Waiting for things to get under way, my co-student 재숙 Jaesuk

The Special Performances (of course more than half the observers became musicians)

My awesome teacher, Jang Mi'i:

Awards Ceremony - Jaesuk with the Director of Bongcheon Noli Madang

No party without a cake!

The party, with lots of singing, gets underway

Singing into a cup, or to a stick of imitation crab, drumming by hitting together soju bottles:

Another Day at Bongsan Talchum

December 27th, 2010
I talked with 김은주 Kim Eunju about the performance, she raved about how Yi Maebang had been spine-tingling, goose-bump raising, totally unreally talented, dancing more femininely than a woman when he was younger. Our class was fairly ordinary, the two new people kept working on catching up with the group. 경은 Gyeong'eun, one of them thanked me for uploading the video of the basic motions. Before class finished I promised to upload another video with the other things we practice in class on it. I finished that video the next day, here's the link. It's really awesome because 1) Youtube now allows me longer than 15 minute uploads 2) It shows us practicing a certain part followed by (when available) the preservation association performers in performance doing the same part.

During winter vacation 원중 Wonjung will have a 10 day 봉산탈춤 Bongsan Talchum intensive at school (during the same two weeks that I'll be doing 고성오광대 Goseong Ogwangdae with other students from his school). He'll be taught by 손병만 Son Byeongman and 최창주 Choi Changju. During the rest of vacation he'll study 장구 janggu on his own reconnaissance to shore up what he feels are his weaknesses. I told him he should come to 임실필봉전수관 Imshil Pilbong Training Center but he explained that the kind of drumming he'll have to do in drumming class at Korea National University of Arts (I'd put a 'the' in that name but I am trying to get used to writing their name in English the same way they write it) is so different and the Pilbong drumming is accented in such a different way that he can quickly get in bad habits (partially because he hasn't been drumming that long so his foundation isn't super solid yet). I will follow up on that by asking others like 이종휘 Yi Jonghui to explain, because if that's true then it's very crucial information for why we only see certain types of drummers at the training center, and though they may be very good, they're rarely the type to be majoring in 타악 percussion in university. Yi Jonghui, on the other hand, did major in percussion.

Another task for the day was to nominate names for our group (when we perform). It seems the date has been set for Jan. 22nd, this might work out for me, it might not.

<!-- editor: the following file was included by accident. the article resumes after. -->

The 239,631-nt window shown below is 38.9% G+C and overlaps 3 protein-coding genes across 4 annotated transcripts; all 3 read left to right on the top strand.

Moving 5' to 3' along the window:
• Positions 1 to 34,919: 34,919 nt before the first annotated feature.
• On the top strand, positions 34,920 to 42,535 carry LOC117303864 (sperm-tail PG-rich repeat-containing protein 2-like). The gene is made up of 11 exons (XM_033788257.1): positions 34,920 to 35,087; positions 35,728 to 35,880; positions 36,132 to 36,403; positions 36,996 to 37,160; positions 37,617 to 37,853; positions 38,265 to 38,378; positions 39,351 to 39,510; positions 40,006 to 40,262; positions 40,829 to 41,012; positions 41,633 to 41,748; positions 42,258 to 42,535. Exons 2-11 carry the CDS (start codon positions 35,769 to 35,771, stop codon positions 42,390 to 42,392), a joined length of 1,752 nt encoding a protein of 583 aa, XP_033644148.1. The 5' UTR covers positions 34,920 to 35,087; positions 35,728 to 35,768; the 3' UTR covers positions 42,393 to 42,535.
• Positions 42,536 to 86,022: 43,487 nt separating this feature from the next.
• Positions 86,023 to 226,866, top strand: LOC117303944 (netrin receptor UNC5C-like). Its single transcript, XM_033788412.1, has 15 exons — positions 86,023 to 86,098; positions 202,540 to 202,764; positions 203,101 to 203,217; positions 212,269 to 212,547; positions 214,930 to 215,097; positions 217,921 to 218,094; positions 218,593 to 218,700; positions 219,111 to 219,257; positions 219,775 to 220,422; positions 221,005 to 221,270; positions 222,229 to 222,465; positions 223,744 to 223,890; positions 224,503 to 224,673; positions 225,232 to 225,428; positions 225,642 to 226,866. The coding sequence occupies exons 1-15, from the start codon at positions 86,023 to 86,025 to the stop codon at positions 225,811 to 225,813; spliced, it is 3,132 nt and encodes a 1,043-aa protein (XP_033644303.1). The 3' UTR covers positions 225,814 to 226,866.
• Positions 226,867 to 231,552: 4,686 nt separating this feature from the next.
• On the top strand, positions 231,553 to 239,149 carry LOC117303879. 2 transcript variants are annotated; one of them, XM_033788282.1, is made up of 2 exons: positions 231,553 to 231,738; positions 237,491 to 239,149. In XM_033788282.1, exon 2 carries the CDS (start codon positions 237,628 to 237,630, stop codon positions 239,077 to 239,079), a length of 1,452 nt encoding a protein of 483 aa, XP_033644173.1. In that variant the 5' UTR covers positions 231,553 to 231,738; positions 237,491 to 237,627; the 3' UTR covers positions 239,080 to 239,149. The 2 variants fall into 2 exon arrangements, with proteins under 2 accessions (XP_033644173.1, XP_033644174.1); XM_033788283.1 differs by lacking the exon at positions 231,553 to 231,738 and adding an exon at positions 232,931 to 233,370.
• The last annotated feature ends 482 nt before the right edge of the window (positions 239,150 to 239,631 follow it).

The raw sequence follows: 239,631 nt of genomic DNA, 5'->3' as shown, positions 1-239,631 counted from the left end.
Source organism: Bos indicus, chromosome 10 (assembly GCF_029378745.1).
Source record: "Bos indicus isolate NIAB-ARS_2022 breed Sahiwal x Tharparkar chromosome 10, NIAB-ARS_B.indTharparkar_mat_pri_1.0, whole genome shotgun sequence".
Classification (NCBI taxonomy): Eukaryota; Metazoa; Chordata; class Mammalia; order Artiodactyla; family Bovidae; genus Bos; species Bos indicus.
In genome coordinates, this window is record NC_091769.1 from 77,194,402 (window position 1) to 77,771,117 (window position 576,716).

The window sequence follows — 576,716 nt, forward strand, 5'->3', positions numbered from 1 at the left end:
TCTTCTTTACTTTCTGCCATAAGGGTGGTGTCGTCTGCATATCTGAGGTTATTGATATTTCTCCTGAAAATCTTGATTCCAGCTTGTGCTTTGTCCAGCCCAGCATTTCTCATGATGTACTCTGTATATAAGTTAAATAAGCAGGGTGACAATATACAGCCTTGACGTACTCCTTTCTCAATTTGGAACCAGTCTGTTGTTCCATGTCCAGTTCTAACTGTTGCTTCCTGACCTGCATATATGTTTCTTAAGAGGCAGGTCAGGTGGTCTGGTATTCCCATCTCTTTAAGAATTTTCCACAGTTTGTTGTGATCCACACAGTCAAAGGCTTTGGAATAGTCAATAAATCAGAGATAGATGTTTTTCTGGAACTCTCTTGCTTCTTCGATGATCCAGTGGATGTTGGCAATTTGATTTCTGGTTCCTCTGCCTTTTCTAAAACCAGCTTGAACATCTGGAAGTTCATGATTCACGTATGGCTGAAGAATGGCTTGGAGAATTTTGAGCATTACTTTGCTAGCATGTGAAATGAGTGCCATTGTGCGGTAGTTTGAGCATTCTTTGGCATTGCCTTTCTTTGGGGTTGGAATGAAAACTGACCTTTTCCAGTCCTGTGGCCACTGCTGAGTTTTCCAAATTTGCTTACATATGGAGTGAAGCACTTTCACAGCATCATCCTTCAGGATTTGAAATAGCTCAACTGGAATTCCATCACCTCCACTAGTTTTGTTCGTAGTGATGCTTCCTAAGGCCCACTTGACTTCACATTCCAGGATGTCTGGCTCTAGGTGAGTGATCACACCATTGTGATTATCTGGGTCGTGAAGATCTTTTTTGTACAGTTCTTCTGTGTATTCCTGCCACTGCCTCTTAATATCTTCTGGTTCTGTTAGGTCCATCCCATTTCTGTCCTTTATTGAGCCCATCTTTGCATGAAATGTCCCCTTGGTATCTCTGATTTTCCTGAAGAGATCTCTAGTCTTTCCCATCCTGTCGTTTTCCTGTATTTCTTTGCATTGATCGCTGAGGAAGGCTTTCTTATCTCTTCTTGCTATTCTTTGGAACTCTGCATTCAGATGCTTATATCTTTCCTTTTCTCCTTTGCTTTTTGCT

Monday, December 27, 2010

Yi Maebang's Final Performance

December 26th, 2010
Our main activity of the day was to attend 이매방 Yi Maebang (the most famous traditional dancer in Korea)'s final performance. He has so very many fans and former students (despite the high rates to study with him) that the large hall at the 국악원 gugakwon was sold out in the 50,000 and 40,000 won seating areas, with only a few seats left in the 3rd floor balcony 30,000 won seats that I bought for Karjam and myself. The 3rd floor was also swelteringly hot (especially considering the multiple layers we were wearing). There were high points to the show, but I felt that mostly we were there to support the traditional arts and pay tribute to one of the most influential figures in traditional arts. 양종승 Yang Jongseung, my mentor who is a senior curator at the National Folk Museum and was Yi's student during his own doctoral fieldwork (he is an 이수자 (isuja, third ranked) in one of Yi's arts, 승무 seungmu or the monk's dance, was the MC. Yi is one of the very few people in Korea to attain National Human Treasure status in two arts.

Yi himself danced part of three numbers, seungmu, 입춤 Ipchum and 살풀이 (salpuri is the other art he's listed for). In each case he seemed about to totter over. His steps were small and careful, his arms were shaking and each time as he went to leave the stage a young woman in Uggs ran out to at least 1/3 across the stage to support him as he walked off. When he bent down to pick up the scarf in salpuri I was concerned he'd get stuck down there. Honestly, I think he should have had his final performance a few years ago, he simply could not do justice to the dances or his own reputation. The best performances of the night were 보렴무 Boryeommu and 삼고무/오고무 Samgomu/Ogomu with women on the 3 drum sets and 7 men and 1 woman playing the 5 drum sets.

Saturday, December 25, 2010

Merry Christmas (Even Colder)

December 25th, 2010
Karjam and I had a sweet Christmas. We slept late, discovered that our hot water line had frozen (and decided not to sweat about it yet), had a huge breakfast, were sweet to each other, went for a long walk, etc.

Karjam Shows off the haul in his Christmas stocking from Mom, Zack and his wife Irene, esp. the socks themselves:

As night fell we went for a walk to the top of Namsan- SO COLD!

Tatu and Yuso Performance (Freaking Cold)

December 24th, 2010
I went to Severance Hospital to get my ear cleaned again. I might not have needed to, but as I told the nice resident, I didn't want to gamble on it not suddenly getting full of gunk and painful over the weekend. BE CAREFUL WITH YOUR EARS.